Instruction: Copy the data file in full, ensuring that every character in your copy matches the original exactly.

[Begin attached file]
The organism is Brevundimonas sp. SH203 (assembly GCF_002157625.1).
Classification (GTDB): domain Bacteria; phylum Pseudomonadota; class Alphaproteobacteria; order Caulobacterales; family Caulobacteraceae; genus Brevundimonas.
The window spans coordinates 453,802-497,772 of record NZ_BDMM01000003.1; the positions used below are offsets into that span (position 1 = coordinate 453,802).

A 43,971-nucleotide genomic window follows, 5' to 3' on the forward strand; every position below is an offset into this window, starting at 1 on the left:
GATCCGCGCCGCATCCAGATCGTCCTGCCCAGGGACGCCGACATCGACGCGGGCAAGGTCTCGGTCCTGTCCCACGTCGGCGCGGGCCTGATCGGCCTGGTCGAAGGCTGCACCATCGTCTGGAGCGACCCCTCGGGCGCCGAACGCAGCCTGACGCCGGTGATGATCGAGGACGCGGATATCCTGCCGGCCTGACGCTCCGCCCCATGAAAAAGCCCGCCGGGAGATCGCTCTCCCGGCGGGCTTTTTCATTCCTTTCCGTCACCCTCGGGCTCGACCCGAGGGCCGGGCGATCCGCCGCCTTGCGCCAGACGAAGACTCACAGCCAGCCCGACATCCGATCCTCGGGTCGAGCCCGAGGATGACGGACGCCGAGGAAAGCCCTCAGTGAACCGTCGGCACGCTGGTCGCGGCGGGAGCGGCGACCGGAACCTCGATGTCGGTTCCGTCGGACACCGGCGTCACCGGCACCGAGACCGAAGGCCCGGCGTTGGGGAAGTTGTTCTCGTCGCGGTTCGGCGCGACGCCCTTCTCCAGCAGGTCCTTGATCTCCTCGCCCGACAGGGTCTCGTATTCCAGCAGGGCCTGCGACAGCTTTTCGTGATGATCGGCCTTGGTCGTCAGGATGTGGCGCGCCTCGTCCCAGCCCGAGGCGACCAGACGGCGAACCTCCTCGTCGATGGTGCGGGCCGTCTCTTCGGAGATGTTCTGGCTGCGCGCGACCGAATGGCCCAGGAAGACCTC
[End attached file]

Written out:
The organism is Brevundimonas sp. SH203 (assembly GCF_002157625.1).
Classification (GTDB): domain Bacteria; phylum Pseudomonadota; class Alphaproteobacteria; order Caulobacterales; family Caulobacteraceae; genus Brevundimonas.
The window spans coordinates 453,802-497,772 of record NZ_BDMM01000003.1; the positions used below are offsets into that span (position 1 = coordinate 453,802).

A 43,971-nucleotide genomic window follows, 5' to 3' on the forward strand; every position below is an offset into this window, starting at 1 on the left:
GATCCGCGCCGCATCCAGATCGTCCTGCCCAGGGACGCCGACATCGACGCGGGCAAGGTCTCGGTCCTGTCCCACGTCGGCGCGGGCCTGATCGGCCTGGTCGAAGGCTGCACCATCGTCTGGAGCGACCCCTCGGGCGCCGAACGCAGCCTGACGCCGGTGATGATCGAGGACGCGGATATCCTGCCGGCCTGACGCTCCGCCCCATGAAAAAGCCCGCCGGGAGATCGCTCTCCCGGCGGGCTTTTTCATTCCTTTCCGTCACCCTCGGGCTCGACCCGAGGGCCGGGCGATCCGCCGCCTTGCGCCAGACGAAGACTCACAGCCAGCCCGACATCCGATCCTCGGGTCGAGCCCGAGGATGACGGACGCCGAGGAAAGCCCTCAGTGAACCGTCGGCACGCTGGTCGCGGCGGGAGCGGCGACCGGAACCTCGATGTCGGTTCCGTCGGACACCGGCGTCACCGGCACCGAGACCGAAGGCCCGGCGTTGGGGAAGTTGTTCTCGTCGCGGTTCGGCGCGACGCCCTTCTCCAGCAGGTCCTTGATCTCCTCGCCCGACAGGGTCTCGTATTCCAGCAGGGCCTGCGACAGCTTTTCGTGATGATCGGCCTTGGTCGTCAGGATGTGGCGCGCCTCGTCCCAGCCCGAGGCGACCAGACGGCGAACCTCCTCGTCGATGGTGCGGGCCGTCTCTTCGGAGATGTTCTGGCTGCGCGCGACCGAATGGCCCAGGAAGACCTC